So, Red Bull may be the better choice if you’re simply drinking it on occasion to help you get through a particularly intensive workout.
However, if you’re just an average Joe, the cup o’ Joe might be a better choice. Coffee can help boost your metabolism while avoiding unnecessary sugar and calorie intake. Just make sure to also include extra water in your pre-workout routine to make sure you don’t dehydrate.
Other High-Caffeine Drinks
Obviously there are other energy drinks besides Red Bull. However, for the most part, the comparison to coffee is largely similar. They are generally high in calories and sugar and tend to have a laundry list of additives. There are some energy drinks that DO manage to exceed the average cup in caffeine content, Rockstar 2x Energy for example. But, at the end of the day the story remains mostly unchanged.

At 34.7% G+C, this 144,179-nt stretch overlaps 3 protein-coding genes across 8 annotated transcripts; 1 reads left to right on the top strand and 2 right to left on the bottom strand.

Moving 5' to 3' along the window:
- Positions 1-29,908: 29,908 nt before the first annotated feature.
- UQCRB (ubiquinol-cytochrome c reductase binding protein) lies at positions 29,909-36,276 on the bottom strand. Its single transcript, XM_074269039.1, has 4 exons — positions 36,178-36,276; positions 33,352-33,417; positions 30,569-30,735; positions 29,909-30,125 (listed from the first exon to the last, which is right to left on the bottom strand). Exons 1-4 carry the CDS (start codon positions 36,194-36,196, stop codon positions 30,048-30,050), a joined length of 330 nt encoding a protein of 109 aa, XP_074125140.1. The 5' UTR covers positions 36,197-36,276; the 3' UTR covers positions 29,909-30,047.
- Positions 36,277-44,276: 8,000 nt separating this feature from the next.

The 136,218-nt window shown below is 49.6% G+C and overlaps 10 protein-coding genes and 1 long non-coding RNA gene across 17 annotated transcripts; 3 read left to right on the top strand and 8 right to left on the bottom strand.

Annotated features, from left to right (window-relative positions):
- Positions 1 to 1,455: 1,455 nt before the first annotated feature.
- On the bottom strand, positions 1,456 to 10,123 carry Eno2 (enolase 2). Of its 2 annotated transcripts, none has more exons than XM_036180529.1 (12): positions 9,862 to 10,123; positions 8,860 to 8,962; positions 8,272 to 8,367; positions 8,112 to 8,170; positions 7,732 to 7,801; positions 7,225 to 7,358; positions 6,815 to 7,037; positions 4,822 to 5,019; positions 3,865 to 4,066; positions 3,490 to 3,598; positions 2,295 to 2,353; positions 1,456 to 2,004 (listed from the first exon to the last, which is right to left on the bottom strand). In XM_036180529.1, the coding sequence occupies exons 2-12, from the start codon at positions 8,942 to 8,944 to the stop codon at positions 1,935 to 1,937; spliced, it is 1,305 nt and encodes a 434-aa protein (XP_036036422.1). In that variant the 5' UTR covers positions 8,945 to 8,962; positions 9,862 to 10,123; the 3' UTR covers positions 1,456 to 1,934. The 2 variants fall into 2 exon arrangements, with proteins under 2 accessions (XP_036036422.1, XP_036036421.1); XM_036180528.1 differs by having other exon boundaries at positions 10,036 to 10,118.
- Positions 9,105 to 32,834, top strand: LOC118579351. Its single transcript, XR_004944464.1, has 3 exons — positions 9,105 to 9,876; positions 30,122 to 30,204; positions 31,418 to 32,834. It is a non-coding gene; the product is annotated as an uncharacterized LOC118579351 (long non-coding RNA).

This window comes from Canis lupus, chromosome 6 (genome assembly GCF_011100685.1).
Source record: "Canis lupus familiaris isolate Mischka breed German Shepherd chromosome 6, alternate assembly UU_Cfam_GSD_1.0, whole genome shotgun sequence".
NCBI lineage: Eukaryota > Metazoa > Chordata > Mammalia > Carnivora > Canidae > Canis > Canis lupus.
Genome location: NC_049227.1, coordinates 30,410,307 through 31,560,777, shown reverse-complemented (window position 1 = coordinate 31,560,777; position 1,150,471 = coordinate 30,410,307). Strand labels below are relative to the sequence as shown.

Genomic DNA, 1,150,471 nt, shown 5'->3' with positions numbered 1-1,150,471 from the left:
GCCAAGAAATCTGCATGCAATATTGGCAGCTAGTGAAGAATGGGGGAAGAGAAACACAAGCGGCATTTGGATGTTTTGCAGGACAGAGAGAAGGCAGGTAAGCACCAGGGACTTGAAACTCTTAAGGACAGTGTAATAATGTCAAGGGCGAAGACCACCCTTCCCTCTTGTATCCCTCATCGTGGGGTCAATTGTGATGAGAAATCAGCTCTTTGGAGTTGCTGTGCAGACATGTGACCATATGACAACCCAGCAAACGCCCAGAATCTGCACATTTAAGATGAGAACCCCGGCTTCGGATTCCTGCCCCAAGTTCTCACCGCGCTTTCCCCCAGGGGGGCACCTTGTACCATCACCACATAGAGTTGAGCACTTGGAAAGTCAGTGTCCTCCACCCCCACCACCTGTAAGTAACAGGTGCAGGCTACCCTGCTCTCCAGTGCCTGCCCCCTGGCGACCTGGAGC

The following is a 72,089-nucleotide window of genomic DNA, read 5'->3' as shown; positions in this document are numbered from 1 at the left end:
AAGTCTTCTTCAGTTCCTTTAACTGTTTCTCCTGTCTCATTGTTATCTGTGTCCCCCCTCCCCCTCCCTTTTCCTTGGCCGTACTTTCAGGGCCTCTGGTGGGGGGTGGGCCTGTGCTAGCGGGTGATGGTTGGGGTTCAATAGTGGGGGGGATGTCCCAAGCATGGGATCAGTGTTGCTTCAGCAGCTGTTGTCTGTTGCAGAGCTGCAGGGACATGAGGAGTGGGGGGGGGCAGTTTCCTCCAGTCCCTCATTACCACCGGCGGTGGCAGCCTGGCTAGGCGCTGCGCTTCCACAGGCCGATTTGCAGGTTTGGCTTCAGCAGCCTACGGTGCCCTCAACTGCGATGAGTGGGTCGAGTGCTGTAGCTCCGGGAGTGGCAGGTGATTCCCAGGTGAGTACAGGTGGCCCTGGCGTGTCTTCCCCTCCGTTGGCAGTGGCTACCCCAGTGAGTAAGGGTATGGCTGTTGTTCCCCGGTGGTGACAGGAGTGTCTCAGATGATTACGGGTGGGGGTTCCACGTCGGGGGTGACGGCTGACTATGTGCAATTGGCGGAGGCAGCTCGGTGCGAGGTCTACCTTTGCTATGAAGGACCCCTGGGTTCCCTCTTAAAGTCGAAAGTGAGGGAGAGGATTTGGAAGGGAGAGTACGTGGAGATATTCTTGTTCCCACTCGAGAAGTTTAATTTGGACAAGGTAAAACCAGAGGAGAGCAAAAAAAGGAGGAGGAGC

As far as common coffee substitutes, we can have a look at tea an espresso. Tea has been shown to have its own health benefits, separate from coffee. Though it also contains caffeine, your body absorbs it differently and more slowly. It also generally promotes relaxation rather than hyperactivity.
On the other hand, espresso has essentially the same benefits as coffee. However, it does have more caffeine in a smaller package. Plus, it generally has a more complex flavor profile. So if that’s what you’re into, try a shot of espresso.
If you’re looking for which option you should be reaching for on the daily, coffee is a clear winner. With better health benefits and lower risk of negative side effects, coffee is more likely to help your lifestyle than hurt it in the long run.
On the other hand, Red Bull and other energy drinks can be perfectly okay to consume every once in awhile to boost a workout or while you’re on the road.